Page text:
SINGAPORE: The Immigration & Checkpoints Authority (ICA) announced on Wednesday (Jan 3) that at Tuas Checkpoint, large vehicles may be diverted to the bus zones for arrival and departure immigration clearance.
The diversion of large multi-purpose vehicles (MPVs) such as Hyundai Starex, Hyundai Staria, Toyota Vellfire, Toyota Alphard, and Maxus to bus lanes began on Jan 2, 2024.
“This is part of the ICA’s ongoing efforts to enhance clearance efficiency at the car lanes and the overall immigration clearance experience for car travellers,” said ICA.
ICA, which published announcements on its website and Facebook page, wrote that it had noticed that these vehicles operate more like mini-vans or buses at the land checkpoints.
MPVs, which have a capacity for 12 people, often contain as many as 16 passengers. Since they have so many passengers, it takes longer for the vehicles to go through clearance compared to smaller vehicles.
The public has given ICA feedback telling the authority about the delays that MPVs have caused and suggesting that ICA consider separating them into different lanes.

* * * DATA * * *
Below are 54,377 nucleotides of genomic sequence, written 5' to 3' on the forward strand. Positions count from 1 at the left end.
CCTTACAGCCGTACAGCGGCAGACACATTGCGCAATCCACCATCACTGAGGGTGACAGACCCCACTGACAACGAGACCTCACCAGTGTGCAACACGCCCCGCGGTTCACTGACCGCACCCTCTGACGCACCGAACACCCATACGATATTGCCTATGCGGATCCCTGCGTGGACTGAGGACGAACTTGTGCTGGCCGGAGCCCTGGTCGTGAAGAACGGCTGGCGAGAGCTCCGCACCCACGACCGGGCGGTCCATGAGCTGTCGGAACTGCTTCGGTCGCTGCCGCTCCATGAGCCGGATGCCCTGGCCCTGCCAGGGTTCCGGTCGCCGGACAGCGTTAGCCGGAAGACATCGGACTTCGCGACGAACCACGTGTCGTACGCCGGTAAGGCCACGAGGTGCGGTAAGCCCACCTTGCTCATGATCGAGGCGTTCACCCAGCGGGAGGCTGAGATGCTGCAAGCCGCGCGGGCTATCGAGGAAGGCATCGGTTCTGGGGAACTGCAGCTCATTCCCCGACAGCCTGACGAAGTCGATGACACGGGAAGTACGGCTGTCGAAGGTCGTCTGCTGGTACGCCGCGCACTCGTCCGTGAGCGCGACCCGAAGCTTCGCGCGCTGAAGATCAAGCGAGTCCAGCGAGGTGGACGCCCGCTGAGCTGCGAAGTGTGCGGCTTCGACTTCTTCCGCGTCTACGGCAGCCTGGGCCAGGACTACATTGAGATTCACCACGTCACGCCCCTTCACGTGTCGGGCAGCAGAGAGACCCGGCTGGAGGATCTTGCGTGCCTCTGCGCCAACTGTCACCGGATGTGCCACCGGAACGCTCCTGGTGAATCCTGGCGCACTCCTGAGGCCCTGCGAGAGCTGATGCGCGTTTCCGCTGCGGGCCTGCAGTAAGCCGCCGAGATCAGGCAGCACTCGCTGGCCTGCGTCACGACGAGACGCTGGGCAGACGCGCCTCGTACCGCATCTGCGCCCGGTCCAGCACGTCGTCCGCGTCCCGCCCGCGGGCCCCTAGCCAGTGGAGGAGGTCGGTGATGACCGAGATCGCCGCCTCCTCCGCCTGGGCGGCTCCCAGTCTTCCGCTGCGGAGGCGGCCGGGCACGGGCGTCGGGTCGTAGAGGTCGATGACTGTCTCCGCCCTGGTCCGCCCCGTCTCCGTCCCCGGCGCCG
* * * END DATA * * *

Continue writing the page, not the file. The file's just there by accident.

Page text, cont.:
“Diverting such large MPVs to the bus lanes will speed up immigration clearance for both large MPVs and other cars, thus enhancing the overall experience for all travellers. Smaller MPVs can continue to clear immigration through the car lanes,” ICA added.
Those travelling in the large MPVs must get down from the vehicle with their bags and proceed to the bus hall for immigration clearance. MPV drivers, meanwhile, will go through immigration via the bus lane.
Just as it does for bus passengers, ICA will offer special consideration for the elderly, pregnant women, young children, and travellers with mobility issues, with officers facilitating immigration clearance on board.
“ICA has also considered similar initiatives at Woodlands Checkpoint to help ease the high traffic volume at the car zones. However, it is operationally not feasible due to the differences in operating terrain.
Nonetheless, ICA will continue to study our current processes and explore ways to improve travellers’ experience. We seek travellers’ understanding, patience, and cooperation with ICA officers at the checkpoints,” ICA added.
The Facebook post from ICA has been widely shared and commented on, with many Singaporeans commending ICA for this endeavour. One commenter called it a “Long-awaited move” and expressed the hope that it would become permanent. /TISG